Doric.—The Dorian dialect was divided by Ahrens, following the Greek grammarians, into two main groups (1) the severer Doric, (2) the milder, the one being more closely connected with ^Eolic, the other with Ionic. To the former belonged the speech of Laconia, Crete, Gyrene, and the Greek colonies in Italy; to the latter the lan guage of Argolis, Messenia, Megara, and northern Greece, and the colonies of Asia Minor and Sicily. The basis of this distinction is the use of o> and TJ in the severer as against ov and i in the milder dialect. But the division can hardly be maintained in practice, and hence it is abandoned by most modern scholars. The northern Doric, for instance, which is ascribed by Ahrens to the second di vision, has been shown by Merzdorf (Sprachtvissensch. Abhandl. &c. Leipsic, 1874, pp. 23-42) to form a bridge between ^Eolic and Doric. Again, while we find ov in use at Thera, at Gyrene, a colony of Thera, u is retained ; hence this cannot point to a deep division. We may notice first the authorities for the particular dialects, and then the characteristics of Doric generally.

The Laconian dialect is known from few and unimportant in- criptions, from the fragments of Alcman, which, however, are in a language much modified for poetic purposes, and from the specimens in the Lysixtrata of Aristophanes and in other Attic comedies. There are also a large number of Laeonian glosses in Hesychius, and Thucydides (v. 77) gives a treaty in the Spartan dialect. Our knowledge is largely supplemented by the famous tables of Heraclea, a colony of Tarentum, which itself was founded by Sparta. These were found in the bed of the river Cavone in 1732 and 1735, and are now partly in the Museo Borbonico at Naples and partly in the British Museum.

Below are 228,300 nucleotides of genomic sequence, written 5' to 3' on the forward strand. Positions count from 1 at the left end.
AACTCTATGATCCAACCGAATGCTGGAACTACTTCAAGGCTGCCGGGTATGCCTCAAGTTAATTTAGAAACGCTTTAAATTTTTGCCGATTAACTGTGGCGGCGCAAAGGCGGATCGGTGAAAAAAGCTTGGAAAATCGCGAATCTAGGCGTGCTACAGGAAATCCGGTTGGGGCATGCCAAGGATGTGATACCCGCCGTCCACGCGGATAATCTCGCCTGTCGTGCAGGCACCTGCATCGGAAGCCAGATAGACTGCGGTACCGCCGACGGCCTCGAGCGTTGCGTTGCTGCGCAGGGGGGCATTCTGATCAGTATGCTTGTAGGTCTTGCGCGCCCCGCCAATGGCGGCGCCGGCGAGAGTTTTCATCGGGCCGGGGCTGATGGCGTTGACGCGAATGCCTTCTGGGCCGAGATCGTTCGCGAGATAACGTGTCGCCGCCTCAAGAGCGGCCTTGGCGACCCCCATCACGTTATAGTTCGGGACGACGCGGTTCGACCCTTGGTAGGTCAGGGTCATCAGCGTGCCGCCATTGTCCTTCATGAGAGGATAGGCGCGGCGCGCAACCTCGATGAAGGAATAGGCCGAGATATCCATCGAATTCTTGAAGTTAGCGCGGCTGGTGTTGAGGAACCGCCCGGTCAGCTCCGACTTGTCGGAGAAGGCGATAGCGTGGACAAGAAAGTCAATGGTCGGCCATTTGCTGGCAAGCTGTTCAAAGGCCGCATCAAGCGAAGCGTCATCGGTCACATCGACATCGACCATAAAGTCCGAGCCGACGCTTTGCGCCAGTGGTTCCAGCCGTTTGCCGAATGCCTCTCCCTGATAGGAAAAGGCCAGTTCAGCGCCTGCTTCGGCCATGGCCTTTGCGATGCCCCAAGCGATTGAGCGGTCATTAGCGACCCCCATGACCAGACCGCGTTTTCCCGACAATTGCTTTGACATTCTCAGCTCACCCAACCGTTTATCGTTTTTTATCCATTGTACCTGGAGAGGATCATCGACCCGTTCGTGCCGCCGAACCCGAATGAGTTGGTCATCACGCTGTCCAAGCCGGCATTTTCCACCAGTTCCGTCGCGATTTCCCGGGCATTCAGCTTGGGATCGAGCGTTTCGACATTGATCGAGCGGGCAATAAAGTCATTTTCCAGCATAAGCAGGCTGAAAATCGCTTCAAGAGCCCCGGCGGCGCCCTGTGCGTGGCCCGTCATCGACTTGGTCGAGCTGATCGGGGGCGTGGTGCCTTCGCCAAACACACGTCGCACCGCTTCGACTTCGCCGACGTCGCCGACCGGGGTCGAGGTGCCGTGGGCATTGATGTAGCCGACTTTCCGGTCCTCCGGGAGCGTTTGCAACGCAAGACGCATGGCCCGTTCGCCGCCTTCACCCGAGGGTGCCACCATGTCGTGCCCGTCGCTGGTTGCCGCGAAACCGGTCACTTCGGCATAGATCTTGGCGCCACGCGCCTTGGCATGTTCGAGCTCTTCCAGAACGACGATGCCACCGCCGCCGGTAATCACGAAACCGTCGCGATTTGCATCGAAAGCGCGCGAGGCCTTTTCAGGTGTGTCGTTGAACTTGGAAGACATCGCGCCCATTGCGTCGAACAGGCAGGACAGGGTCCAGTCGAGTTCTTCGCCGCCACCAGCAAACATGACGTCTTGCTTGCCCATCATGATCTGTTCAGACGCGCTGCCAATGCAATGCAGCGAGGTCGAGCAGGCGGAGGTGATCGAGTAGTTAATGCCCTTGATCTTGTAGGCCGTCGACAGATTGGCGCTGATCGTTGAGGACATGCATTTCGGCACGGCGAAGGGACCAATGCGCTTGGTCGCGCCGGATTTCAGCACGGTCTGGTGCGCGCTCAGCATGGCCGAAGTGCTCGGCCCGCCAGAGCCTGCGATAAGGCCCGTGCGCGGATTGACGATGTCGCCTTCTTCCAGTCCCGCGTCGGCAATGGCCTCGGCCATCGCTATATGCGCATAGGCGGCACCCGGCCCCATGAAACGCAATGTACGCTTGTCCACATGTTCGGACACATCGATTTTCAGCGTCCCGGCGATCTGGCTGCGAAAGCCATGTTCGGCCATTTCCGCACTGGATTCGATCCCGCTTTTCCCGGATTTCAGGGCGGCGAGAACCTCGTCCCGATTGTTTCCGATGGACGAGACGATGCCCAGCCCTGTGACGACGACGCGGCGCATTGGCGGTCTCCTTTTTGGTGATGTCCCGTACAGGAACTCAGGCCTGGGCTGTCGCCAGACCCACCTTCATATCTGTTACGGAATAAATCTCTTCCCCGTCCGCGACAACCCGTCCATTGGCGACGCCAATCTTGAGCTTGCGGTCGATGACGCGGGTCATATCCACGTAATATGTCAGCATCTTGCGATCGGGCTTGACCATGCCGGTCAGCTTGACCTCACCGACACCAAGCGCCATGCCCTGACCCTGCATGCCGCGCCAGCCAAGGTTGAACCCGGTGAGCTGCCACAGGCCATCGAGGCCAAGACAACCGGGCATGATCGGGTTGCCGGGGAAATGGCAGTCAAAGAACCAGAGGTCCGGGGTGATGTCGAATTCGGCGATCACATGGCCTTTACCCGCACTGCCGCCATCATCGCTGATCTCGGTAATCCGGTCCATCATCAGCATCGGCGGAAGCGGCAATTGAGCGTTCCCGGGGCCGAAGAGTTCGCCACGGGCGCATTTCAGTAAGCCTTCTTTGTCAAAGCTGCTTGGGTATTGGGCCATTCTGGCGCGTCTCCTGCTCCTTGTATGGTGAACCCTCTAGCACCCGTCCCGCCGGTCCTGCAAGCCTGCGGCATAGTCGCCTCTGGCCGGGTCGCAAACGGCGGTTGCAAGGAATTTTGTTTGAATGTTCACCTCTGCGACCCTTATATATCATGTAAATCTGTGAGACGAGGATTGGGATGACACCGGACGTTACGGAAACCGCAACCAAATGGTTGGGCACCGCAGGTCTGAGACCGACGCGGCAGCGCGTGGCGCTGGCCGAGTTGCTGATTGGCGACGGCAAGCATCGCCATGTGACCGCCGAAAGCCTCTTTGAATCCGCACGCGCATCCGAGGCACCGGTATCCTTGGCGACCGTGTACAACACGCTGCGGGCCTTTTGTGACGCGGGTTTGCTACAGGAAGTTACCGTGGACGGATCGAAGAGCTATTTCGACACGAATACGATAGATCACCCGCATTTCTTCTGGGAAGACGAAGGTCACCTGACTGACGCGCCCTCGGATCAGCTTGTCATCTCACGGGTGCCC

From Crete there are numerous important inscriptions, chiefly treaties between various towns. It is curious that some of the most valuable of these were found in the ruins of the splendid temple of Dionysus in the island of Teos ; this temple enjoyed the rights of an asylum, and the inscriptions are mainly treaties acknowledging these rights on the part of various Cretan cities. They contain some highly interesting archaisms of form.

For Thera there is an important inscription containing the will of a wealthy lady Epicteta (C. I. G., 2448); for its more famous colony, Gyrene, there are only brief and fragmentary records.